"There were plenty of tears and worrying moments" - Clare's story

Our little boy was born at 40+3, weighing in at a standard 7 pounds 10 oz, after a very speedy but natural two-and-a-half-hour labour and delivery during the early hours. We were so thrilled to snuggle him - our second child, Caleb - and simply couldn’t wait to take him home, presumably later that day.

At around eight hours old, however, once settled on the postnatal ward, things took a turn for the worst. Caleb seemed uninterested in feeding and on reflection, became rather pale and grey in complexion. His eyes appeared to have a glazed over expression and I noticed that his breathing had become laboured. Looking at his chest, his ribs were pinching/sucking in when he was breathing.

At 24 weeks into my pregnancy, I had some slight spotting and attended my local maternity assessment centre. Thankfully, nothing untoward was detected. I did however (on the advice of the midwife), take an ECM vaginal swab to detect for Strep B infection. A few days later, I was informed that I was Strep B positive (25% of pregnant women are). During labour, I was set to receive antibiotics through a cannula, to reduce the chances of my baby contracting an infection. Caleb had other ideas however, and unfortunately, I laboured far too quickly to receive any antibiotics. Caleb was flagged to be monitored for a 24-hour period. Just as I suspected that something wasn’t right on the postnatal ward, Caleb was checked by a midwife. His oxygen saturation levels had dropped.

This was when a call was made to the neonatal team. Naturally, I panicked. A pediatrician came to observe Caleb’s breathing. His oxygen saturation levels had dropped to the late 80s. Full term babies are typically around 96-100%. Caleb was in respiratory distress with suspected sepsis (Strep B infection).

What followed next was a whirlwind of emotions and the unknown. Caleb immediately received lifesaving antibiotics through a cannula into his tiny newborn veins. He was hooked up to a low flow oxygen nasal tube and we were informed that he was showing signs of irritability and a dislike of being handled, the markers of what we later dreadfully discovered, could be Strep B Bacterial Meningitis and Sepsis.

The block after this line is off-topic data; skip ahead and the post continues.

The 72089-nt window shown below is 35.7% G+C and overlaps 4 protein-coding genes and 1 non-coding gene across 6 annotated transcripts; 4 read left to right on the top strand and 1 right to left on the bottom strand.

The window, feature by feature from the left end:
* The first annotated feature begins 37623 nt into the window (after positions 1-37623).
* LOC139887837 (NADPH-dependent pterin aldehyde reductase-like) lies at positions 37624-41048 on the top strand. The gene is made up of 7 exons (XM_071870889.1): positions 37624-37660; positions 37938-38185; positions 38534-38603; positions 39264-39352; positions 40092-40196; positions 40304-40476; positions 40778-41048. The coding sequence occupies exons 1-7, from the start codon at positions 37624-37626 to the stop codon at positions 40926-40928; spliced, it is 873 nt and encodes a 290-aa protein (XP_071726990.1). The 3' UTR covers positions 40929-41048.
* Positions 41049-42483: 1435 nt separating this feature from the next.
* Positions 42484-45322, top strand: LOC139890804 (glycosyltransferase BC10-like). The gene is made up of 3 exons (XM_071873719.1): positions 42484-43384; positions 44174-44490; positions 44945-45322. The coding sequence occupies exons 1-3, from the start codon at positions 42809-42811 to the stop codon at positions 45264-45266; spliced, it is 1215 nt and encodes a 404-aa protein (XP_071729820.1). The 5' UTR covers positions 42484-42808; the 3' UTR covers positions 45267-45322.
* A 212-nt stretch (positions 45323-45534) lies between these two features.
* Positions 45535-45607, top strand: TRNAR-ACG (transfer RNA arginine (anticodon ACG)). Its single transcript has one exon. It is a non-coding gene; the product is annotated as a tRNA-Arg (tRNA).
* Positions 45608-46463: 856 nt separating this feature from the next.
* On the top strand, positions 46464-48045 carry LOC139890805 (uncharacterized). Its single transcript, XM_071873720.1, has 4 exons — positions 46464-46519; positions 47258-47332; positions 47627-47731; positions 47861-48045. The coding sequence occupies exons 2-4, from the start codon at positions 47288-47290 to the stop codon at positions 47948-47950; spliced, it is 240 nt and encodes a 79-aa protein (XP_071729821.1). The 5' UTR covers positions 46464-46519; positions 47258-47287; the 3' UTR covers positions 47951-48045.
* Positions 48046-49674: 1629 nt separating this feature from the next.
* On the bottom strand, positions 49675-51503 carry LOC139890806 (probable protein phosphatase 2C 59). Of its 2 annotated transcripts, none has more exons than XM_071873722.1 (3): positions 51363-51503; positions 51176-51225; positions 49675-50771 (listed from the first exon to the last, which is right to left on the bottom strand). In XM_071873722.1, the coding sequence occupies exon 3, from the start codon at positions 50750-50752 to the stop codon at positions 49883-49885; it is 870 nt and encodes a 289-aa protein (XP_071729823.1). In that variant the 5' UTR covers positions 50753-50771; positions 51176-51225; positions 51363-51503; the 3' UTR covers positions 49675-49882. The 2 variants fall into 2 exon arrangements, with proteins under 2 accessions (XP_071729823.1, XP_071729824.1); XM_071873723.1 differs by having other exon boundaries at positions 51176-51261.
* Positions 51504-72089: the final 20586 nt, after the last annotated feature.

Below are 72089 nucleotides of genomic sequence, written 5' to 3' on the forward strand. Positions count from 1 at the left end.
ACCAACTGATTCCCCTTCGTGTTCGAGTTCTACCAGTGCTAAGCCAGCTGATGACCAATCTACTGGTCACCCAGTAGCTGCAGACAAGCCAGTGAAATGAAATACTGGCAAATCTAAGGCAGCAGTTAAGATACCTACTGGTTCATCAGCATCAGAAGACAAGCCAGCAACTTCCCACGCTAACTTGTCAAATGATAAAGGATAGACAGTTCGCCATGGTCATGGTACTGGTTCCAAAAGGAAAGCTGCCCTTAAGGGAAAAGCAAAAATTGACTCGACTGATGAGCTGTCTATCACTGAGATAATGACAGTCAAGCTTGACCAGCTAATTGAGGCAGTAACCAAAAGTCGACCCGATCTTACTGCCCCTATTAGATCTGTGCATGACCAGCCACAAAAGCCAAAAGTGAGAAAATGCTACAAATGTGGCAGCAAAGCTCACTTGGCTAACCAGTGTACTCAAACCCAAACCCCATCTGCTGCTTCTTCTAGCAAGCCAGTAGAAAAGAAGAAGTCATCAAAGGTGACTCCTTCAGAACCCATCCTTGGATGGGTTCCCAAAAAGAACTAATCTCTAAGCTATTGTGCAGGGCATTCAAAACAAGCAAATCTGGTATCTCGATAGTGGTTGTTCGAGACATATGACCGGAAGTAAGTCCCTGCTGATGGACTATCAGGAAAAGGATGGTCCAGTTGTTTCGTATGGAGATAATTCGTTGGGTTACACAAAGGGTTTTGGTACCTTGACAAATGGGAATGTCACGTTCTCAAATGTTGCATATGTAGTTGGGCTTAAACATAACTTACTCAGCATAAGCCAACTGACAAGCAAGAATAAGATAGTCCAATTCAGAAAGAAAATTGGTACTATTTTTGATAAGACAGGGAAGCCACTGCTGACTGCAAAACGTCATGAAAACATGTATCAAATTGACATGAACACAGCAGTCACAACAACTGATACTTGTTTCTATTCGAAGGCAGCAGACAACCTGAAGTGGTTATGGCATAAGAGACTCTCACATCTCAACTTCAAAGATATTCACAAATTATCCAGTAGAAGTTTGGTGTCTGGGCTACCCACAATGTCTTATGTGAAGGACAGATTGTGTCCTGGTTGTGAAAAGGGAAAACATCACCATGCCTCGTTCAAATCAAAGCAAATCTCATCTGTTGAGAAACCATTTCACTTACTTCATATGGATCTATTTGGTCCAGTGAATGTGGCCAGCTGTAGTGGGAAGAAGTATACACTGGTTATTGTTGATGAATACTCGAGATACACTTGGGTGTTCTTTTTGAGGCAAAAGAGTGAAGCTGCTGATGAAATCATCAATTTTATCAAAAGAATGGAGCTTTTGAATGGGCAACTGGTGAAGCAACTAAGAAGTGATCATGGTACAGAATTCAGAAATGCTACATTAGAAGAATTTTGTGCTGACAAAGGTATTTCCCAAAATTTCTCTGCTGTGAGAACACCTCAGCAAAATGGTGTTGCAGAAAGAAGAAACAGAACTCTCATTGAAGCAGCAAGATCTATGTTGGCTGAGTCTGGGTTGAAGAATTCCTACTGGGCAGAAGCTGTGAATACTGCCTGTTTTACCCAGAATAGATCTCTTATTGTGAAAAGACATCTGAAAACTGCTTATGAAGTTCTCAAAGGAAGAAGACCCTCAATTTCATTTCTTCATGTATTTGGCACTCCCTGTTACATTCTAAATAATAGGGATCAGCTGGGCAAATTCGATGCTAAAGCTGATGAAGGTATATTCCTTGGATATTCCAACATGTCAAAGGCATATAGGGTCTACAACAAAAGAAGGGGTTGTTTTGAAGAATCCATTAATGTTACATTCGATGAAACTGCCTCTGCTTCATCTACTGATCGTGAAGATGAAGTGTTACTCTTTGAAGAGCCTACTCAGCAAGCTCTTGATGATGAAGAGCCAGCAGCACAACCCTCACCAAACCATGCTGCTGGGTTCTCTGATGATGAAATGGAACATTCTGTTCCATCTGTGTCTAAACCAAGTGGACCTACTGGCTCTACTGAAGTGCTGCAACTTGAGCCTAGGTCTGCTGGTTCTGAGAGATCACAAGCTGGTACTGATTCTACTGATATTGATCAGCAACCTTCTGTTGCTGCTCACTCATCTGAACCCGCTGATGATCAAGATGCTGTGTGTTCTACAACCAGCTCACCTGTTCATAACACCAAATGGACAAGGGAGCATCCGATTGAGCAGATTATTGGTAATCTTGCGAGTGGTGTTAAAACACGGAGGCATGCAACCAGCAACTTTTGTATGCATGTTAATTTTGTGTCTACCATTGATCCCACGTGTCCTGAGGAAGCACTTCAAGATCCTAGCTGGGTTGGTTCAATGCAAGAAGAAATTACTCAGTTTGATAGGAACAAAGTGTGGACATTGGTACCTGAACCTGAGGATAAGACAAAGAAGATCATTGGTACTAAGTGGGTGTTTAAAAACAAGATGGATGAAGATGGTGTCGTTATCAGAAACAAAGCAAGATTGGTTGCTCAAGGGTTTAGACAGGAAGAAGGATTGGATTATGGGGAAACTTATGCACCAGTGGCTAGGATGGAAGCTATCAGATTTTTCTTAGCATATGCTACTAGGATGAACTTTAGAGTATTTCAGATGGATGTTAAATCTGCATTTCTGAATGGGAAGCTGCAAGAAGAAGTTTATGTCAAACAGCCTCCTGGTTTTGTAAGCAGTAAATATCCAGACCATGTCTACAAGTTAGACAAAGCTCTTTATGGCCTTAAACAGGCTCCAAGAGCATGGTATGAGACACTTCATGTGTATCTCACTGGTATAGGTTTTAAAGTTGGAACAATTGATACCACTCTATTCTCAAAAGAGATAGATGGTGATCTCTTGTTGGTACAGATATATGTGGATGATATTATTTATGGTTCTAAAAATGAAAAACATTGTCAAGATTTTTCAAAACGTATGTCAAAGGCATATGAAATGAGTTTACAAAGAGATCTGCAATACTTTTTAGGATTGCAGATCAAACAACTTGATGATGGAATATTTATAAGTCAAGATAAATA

Fortunately, after around three days of Caleb receiving low flow oxygen on the neonatal unit, he was showing signs of improvement and most crucially, his infection markers were dropping. I do believe that this was due to very quick and responsive treatment by the neonatal team. Had Caleb not been flagged to receive monitoring, the situation could have been extremely serious and life threatening.

Caleb spent a total of 14 days on the neonatal ward, receiving antibiotics to treat his suspected Strep B Meningitis infection. There were plenty of tears and worrying moments, but we were so incredibly lucky that his health quickly improved. As I was also breastfeeding, I was fortunate to be able to stay beside him in transitional care throughout. We cannot thank the neonatal team enough for their care and diligence. It was such a huge learning curb and experience for our family.

Worryingly, a lot of pregnant women are unaware that a simple swab test at 35 weeks can pick up a Strep B positive result. With IV antibiotics in labour, most neonatal Strep B infections can be prevented.

We are so grateful for the neonatal support that we received and were delighted to take our baby home at two weeks old and join his older sister.